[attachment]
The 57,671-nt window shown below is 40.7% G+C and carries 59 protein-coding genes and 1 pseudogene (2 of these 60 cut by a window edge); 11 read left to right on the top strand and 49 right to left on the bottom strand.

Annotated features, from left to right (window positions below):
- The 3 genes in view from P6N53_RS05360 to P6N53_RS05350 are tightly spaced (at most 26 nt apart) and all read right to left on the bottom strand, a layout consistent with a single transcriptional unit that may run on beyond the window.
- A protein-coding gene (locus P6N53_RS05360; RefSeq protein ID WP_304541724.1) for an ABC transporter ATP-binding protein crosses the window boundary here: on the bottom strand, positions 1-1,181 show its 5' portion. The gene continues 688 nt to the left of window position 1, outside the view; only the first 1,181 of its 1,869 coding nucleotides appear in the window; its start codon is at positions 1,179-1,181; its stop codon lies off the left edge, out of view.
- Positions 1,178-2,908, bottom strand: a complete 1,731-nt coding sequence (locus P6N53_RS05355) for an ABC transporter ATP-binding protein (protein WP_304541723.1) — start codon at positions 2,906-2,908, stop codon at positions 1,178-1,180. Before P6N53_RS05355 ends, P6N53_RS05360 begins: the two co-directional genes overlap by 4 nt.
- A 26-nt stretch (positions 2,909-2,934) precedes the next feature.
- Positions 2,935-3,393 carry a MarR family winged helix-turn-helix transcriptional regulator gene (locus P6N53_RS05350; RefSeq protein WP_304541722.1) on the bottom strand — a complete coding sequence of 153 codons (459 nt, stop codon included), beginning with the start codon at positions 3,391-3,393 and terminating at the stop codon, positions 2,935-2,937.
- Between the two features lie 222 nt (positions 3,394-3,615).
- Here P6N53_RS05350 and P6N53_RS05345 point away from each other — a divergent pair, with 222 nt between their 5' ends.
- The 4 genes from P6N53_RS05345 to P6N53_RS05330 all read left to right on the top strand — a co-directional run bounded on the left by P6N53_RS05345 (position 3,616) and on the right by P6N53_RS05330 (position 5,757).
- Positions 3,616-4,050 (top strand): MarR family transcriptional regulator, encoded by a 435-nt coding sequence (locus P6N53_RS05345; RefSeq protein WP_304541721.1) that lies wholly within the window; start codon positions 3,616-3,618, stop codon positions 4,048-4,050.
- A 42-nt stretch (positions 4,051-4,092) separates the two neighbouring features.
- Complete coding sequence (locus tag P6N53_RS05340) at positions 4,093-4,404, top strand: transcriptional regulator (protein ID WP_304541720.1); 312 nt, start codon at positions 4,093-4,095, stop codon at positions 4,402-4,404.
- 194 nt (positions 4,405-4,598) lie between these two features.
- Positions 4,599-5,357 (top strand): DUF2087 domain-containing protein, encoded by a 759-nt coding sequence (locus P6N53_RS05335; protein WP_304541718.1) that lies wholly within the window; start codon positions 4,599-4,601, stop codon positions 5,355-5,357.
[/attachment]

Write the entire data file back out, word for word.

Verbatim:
The 57,671-nt window shown below is 40.7% G+C and carries 59 protein-coding genes and 1 pseudogene (2 of these 60 cut by a window edge); 11 read left to right on the top strand and 49 right to left on the bottom strand.

Annotated features, from left to right (window positions below):
- The 3 genes in view from P6N53_RS05360 to P6N53_RS05350 are tightly spaced (at most 26 nt apart) and all read right to left on the bottom strand, a layout consistent with a single transcriptional unit that may run on beyond the window.
- A protein-coding gene (locus P6N53_RS05360; RefSeq protein ID WP_304541724.1) for an ABC transporter ATP-binding protein crosses the window boundary here: on the bottom strand, positions 1-1,181 show its 5' portion. The gene continues 688 nt to the left of window position 1, outside the view; only the first 1,181 of its 1,869 coding nucleotides appear in the window; its start codon is at positions 1,179-1,181; its stop codon lies off the left edge, out of view.
- Positions 1,178-2,908, bottom strand: a complete 1,731-nt coding sequence (locus P6N53_RS05355) for an ABC transporter ATP-binding protein (protein WP_304541723.1) — start codon at positions 2,906-2,908, stop codon at positions 1,178-1,180. Before P6N53_RS05355 ends, P6N53_RS05360 begins: the two co-directional genes overlap by 4 nt.
- A 26-nt stretch (positions 2,909-2,934) precedes the next feature.
- Positions 2,935-3,393 carry a MarR family winged helix-turn-helix transcriptional regulator gene (locus P6N53_RS05350; RefSeq protein WP_304541722.1) on the bottom strand — a complete coding sequence of 153 codons (459 nt, stop codon included), beginning with the start codon at positions 3,391-3,393 and terminating at the stop codon, positions 2,935-2,937.
- Between the two features lie 222 nt (positions 3,394-3,615).
- Here P6N53_RS05350 and P6N53_RS05345 point away from each other — a divergent pair, with 222 nt between their 5' ends.
- The 4 genes from P6N53_RS05345 to P6N53_RS05330 all read left to right on the top strand — a co-directional run bounded on the left by P6N53_RS05345 (position 3,616) and on the right by P6N53_RS05330 (position 5,757).
- Positions 3,616-4,050 (top strand): MarR family transcriptional regulator, encoded by a 435-nt coding sequence (locus P6N53_RS05345; RefSeq protein WP_304541721.1) that lies wholly within the window; start codon positions 3,616-3,618, stop codon positions 4,048-4,050.
- A 42-nt stretch (positions 4,051-4,092) separates the two neighbouring features.
- Complete coding sequence (locus tag P6N53_RS05340) at positions 4,093-4,404, top strand: transcriptional regulator (protein ID WP_304541720.1); 312 nt, start codon at positions 4,093-4,095, stop codon at positions 4,402-4,404.
- 194 nt (positions 4,405-4,598) lie between these two features.
- Positions 4,599-5,357 (top strand): DUF2087 domain-containing protein, encoded by a 759-nt coding sequence (locus P6N53_RS05335; protein WP_304541718.1) that lies wholly within the window; start codon positions 4,599-4,601, stop codon positions 5,355-5,357.